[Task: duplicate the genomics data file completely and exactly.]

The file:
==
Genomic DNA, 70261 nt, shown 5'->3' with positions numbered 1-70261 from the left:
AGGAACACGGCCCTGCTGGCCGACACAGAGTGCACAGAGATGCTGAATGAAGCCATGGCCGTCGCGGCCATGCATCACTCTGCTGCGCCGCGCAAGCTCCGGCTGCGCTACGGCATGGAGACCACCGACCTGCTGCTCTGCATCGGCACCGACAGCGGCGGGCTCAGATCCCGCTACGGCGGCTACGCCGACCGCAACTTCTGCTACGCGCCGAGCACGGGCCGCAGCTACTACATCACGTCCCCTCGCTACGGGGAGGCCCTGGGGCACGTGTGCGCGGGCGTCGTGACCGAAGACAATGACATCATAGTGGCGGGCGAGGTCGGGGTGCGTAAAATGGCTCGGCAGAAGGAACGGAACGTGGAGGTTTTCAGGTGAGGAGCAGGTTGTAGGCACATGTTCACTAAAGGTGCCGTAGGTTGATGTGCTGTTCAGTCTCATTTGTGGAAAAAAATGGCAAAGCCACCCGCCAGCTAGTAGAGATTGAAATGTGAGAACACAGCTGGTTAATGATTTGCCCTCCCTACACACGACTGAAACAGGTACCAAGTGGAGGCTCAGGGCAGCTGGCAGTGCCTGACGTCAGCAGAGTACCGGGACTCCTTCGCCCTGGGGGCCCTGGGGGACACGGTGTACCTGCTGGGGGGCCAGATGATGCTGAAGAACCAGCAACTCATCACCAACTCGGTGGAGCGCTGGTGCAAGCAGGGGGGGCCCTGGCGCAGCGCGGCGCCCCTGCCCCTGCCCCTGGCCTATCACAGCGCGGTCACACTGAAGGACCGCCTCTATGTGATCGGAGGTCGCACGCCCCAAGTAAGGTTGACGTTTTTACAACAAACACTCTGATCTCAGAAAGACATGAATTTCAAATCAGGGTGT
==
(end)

Genomic DNA, 70261 nt, shown 5'->3' with positions numbered 1-70261 from the left:
AGGAACACGGCCCTGCTGGCCGACACAGAGTGCACAGAGATGCTGAATGAAGCCATGGCCGTCGCGGCCATGCATCACTCTGCTGCGCCGCGCAAGCTCCGGCTGCGCTACGGCATGGAGACCACCGACCTGCTGCTCTGCATCGGCACCGACAGCGGCGGGCTCAGATCCCGCTACGGCGGCTACGCCGACCGCAACTTCTGCTACGCGCCGAGCACGGGCCGCAGCTACTACATCACGTCCCCTCGCTACGGGGAGGCCCTGGGGCACGTGTGCGCGGGCGTCGTGACCGAAGACAATGACATCATAGTGGCGGGCGAGGTCGGGGTGCGTAAAATGGCTCGGCAGAAGGAACGGAACGTGGAGGTTTTCAGGTGAGGAGCAGGTTGTAGGCACATGTTCACTAAAGGTGCCGTAGGTTGATGTGCTGTTCAGTCTCATTTGTGGAAAAAAATGGCAAAGCCACCCGCCAGCTAGTAGAGATTGAAATGTGAGAACACAGCTGGTTAATGATTTGCCCTCCCTACACACGACTGAAACAGGTACCAAGTGGAGGCTCAGGGCAGCTGGCAGTGCCTGACGTCAGCAGAGTACCGGGACTCCTTCGCCCTGGGGGCCCTGGGGGACACGGTGTACCTGCTGGGGGGCCAGATGATGCTGAAGAACCAGCAACTCATCACCAACTCGGTGGAGCGCTGGTGCAAGCAGGGGGGGCCCTGGCGCAGCGCGGCGCCCCTGCCCCTGCCCCTGGCCTATCACAGCGCGGTCACACTGAAGGACCGCCTCTATGTGATCGGAGGTCGCACGCCCCAAGTAAGGTTGACGTTTTTACAACAAACACTCTGATCTCAGAAAGACATGAATTTCAAATCAGGGTGT